Who is a good candidate for a tubal reversal surgery?
A tubal reversal (tubal reanastamosis) is an excellent way for women who have previously had a tubal ligation, to regain their fertility. The procedure is quick, safe and when performed by the right surgeon, highly successful. Unfortunately, not everyone is a good candidate for this procedure. Depending on a patient’s age, medical/ surgical history, body mass index, plus a host of other factors, she may be better suited for alternative treatments. This blog post will explore the characteristics that make for a good tubal reversal candidate.
At our Los Angeles based fertility practice, the Center for Fertility and Gynecology, we take pride in the fact that we offer both surgical fertility treatments like tubal surgery as well as assisted reproductive techniques like in vitro fertilization. Because we offer both options, patients know they are getting an unbiased opinion as to their best fertility treatment option.
Potential tubal reversal patients should bear the following factors in mind to help decide if tubal reversal is for them.
Age is the single most important factor for the success of any fertility treatment. As we get older, our ability to get pregnant diminishes. When considering tubal reversal, women 40 years of age and greater should also consider IVF. The benefit of IVF in this setting is the chance to optimize fertility faster than one could with surgery. On the other hand, a successful tubal reversal provides a chance to become pregnant each month as opposed to the single chance of IVF.
Ovarian Reserve (FSH, AMH, antral follicle count);
The reason that fertility diminishes with increasing age is that the ovarian reserve diminishes as we age. Importantly, there are even some younger women who have diminished ovarian reserve. When considering a tubal reanastamosis, ovarian reserve should be measured through hormone testing and/ or ultrasound even in women under 40 years of age. If the ovarian reserve is low, IVF may be a better option.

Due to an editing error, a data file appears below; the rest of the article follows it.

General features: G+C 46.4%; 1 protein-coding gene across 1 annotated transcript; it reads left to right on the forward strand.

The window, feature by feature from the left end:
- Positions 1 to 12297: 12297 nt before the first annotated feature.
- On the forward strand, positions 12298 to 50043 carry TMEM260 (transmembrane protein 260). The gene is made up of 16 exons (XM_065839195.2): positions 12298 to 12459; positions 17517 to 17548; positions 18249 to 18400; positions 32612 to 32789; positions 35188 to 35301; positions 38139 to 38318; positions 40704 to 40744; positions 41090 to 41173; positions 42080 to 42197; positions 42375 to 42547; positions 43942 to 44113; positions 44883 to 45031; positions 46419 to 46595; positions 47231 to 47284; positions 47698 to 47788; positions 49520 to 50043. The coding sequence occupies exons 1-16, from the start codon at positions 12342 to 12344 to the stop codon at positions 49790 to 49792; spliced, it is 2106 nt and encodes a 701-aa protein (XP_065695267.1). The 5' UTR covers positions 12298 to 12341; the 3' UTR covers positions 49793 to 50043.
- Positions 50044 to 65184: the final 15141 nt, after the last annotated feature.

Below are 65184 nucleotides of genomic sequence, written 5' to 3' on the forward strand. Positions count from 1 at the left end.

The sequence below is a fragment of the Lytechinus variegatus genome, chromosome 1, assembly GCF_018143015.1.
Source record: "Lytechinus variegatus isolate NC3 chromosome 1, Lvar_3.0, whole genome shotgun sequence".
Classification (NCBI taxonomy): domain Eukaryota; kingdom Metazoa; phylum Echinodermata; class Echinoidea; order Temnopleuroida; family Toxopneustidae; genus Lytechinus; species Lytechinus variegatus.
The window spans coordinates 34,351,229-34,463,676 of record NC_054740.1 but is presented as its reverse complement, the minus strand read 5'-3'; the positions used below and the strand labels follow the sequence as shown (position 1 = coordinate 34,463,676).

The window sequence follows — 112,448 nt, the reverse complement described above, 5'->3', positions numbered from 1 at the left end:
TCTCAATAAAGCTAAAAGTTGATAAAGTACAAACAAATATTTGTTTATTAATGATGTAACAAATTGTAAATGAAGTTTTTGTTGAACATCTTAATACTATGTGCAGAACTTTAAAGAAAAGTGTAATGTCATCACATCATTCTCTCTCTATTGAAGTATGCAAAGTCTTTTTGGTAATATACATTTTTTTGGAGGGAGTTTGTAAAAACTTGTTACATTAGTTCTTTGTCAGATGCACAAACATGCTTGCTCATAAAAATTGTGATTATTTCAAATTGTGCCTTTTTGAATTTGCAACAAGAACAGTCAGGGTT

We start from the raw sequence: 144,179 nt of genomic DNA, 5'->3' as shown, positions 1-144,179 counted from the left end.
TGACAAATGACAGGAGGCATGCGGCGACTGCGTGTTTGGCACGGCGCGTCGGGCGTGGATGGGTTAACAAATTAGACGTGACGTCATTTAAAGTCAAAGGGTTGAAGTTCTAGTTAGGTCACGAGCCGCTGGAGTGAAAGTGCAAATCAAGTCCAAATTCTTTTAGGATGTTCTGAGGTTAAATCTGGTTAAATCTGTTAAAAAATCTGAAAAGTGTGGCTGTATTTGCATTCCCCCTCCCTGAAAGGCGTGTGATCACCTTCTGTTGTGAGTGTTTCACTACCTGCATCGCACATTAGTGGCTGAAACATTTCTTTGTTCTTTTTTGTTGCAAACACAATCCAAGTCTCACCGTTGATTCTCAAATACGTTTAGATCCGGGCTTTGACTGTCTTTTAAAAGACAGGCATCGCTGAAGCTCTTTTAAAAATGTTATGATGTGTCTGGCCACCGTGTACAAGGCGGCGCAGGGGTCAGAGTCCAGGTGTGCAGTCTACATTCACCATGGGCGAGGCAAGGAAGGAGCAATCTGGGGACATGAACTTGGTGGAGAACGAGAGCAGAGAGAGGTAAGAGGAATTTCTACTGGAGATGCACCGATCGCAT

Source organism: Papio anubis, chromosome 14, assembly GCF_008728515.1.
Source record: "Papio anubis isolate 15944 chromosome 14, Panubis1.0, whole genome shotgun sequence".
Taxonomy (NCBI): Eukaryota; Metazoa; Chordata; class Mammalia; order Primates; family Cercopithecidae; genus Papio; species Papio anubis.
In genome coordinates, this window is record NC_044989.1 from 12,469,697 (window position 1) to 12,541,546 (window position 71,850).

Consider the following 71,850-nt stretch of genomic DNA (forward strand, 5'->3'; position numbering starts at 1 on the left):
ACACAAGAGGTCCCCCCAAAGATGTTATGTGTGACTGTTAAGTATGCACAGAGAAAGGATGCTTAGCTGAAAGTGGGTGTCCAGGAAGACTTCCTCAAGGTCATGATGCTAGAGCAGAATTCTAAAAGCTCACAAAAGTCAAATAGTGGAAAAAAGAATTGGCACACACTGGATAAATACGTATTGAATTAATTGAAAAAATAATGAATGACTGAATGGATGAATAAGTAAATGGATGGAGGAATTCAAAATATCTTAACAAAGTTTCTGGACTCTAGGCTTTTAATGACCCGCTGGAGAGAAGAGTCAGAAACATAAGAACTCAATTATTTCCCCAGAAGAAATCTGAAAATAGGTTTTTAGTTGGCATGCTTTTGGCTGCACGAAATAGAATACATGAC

Type of tubal ligation;
Most standard tubal ligations can be successfully repaired. This includes sterilizations performed with Filshie clips, Fallope rings, the Pomeroy method and tubal fulgurations. Sterilization procedures that include fimbriectomy (removal of the end of the tube), fulguration of more than 3 cm of tube, or a Hysteroscopic approach (endometrial ablation or Essure) are less likely to be successfully repaired. Further, patients who do not know which type of sterilization they had, or those without access to their operative reports are at slightly higher risk for having an unsuccessful procedure.
Medical/ Surgical history;
Women with extensive scarring inside their abdomen are poorer candidates for tubal reanastamosis surgery. Scaring can distort pelvic anatomy and make it impossible to re-attach the tubes. Scarring can come from multiple abdominal surgeries like C-sections, appendectomy, or ectopic pregnancies. Further, women with prior pelvic infections from gonorrhea, chlamydia or PID as well as those with endometriosis are also at risk for extensive pelvic scarring.
Body mass index is a method of measuring a person’s weight relative to their height. As the BMI increases, the surgery becomes more technically difficult. Ideally, a candidate’s BMI is 25 or lower. 25-30 is still acceptable, but once the BMI becomes greater than 30, cases are considered on an individual basis.
In addition to the above, a host of other factors are important when considering tubal reversal. To find out more information about tubal reversal, and if you are a good candidate for the procedure, contact us, we would be happy to speak with you.